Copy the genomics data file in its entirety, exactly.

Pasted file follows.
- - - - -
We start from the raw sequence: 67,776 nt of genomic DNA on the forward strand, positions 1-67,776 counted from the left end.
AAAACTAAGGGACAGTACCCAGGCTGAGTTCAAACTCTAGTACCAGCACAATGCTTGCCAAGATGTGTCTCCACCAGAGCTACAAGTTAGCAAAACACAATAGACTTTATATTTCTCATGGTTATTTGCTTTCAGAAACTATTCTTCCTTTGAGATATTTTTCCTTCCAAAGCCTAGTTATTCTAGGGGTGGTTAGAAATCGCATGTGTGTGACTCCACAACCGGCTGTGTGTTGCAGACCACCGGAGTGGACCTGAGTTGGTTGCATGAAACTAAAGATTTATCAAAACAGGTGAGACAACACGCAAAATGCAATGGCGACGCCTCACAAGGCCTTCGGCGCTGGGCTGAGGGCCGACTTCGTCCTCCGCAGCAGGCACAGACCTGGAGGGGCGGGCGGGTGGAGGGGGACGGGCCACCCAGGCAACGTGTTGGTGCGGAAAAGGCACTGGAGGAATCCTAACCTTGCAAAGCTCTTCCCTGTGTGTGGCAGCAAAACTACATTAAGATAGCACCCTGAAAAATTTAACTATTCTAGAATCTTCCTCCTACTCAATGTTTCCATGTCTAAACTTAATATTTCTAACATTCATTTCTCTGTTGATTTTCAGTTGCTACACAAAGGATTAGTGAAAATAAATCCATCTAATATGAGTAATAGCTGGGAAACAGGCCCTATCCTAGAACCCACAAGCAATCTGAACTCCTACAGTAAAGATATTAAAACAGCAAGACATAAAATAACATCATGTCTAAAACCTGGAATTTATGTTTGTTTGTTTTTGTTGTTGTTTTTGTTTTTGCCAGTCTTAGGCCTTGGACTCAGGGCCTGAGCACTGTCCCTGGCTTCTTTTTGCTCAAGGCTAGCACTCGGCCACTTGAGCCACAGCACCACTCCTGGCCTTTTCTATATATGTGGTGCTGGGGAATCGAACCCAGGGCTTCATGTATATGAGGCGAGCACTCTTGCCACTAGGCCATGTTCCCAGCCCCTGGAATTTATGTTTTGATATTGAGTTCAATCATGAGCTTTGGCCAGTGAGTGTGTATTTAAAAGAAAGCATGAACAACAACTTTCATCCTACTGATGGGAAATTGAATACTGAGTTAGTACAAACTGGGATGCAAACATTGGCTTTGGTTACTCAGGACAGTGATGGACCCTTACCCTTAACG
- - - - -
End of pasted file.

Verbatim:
We start from the raw sequence: 67,776 nt of genomic DNA on the forward strand, positions 1-67,776 counted from the left end.
AAAACTAAGGGACAGTACCCAGGCTGAGTTCAAACTCTAGTACCAGCACAATGCTTGCCAAGATGTGTCTCCACCAGAGCTACAAGTTAGCAAAACACAATAGACTTTATATTTCTCATGGTTATTTGCTTTCAGAAACTATTCTTCCTTTGAGATATTTTTCCTTCCAAAGCCTAGTTATTCTAGGGGTGGTTAGAAATCGCATGTGTGTGACTCCACAACCGGCTGTGTGTTGCAGACCACCGGAGTGGACCTGAGTTGGTTGCATGAAACTAAAGATTTATCAAAACAGGTGAGACAACACGCAAAATGCAATGGCGACGCCTCACAAGGCCTTCGGCGCTGGGCTGAGGGCCGACTTCGTCCTCCGCAGCAGGCACAGACCTGGAGGGGCGGGCGGGTGGAGGGGGACGGGCCACCCAGGCAACGTGTTGGTGCGGAAAAGGCACTGGAGGAATCCTAACCTTGCAAAGCTCTTCCCTGTGTGTGGCAGCAAAACTACATTAAGATAGCACCCTGAAAAATTTAACTATTCTAGAATCTTCCTCCTACTCAATGTTTCCATGTCTAAACTTAATATTTCTAACATTCATTTCTCTGTTGATTTTCAGTTGCTACACAAAGGATTAGTGAAAATAAATCCATCTAATATGAGTAATAGCTGGGAAACAGGCCCTATCCTAGAACCCACAAGCAATCTGAACTCCTACAGTAAAGATATTAAAACAGCAAGACATAAAATAACATCATGTCTAAAACCTGGAATTTATGTTTGTTTGTTTTTGTTGTTGTTTTTGTTTTTGCCAGTCTTAGGCCTTGGACTCAGGGCCTGAGCACTGTCCCTGGCTTCTTTTTGCTCAAGGCTAGCACTCGGCCACTTGAGCCACAGCACCACTCCTGGCCTTTTCTATATATGTGGTGCTGGGGAATCGAACCCAGGGCTTCATGTATATGAGGCGAGCACTCTTGCCACTAGGCCATGTTCCCAGCCCCTGGAATTTATGTTTTGATATTGAGTTCAATCATGAGCTTTGGCCAGTGAGTGTGTATTTAAAAGAAAGCATGAACAACAACTTTCATCCTACTGATGGGAAATTGAATACTGAGTTAGTACAAACTGGGATGCAAACATTGGCTTTGGTTACTCAGGACAGTGATGGACCCTTACCCTTAACG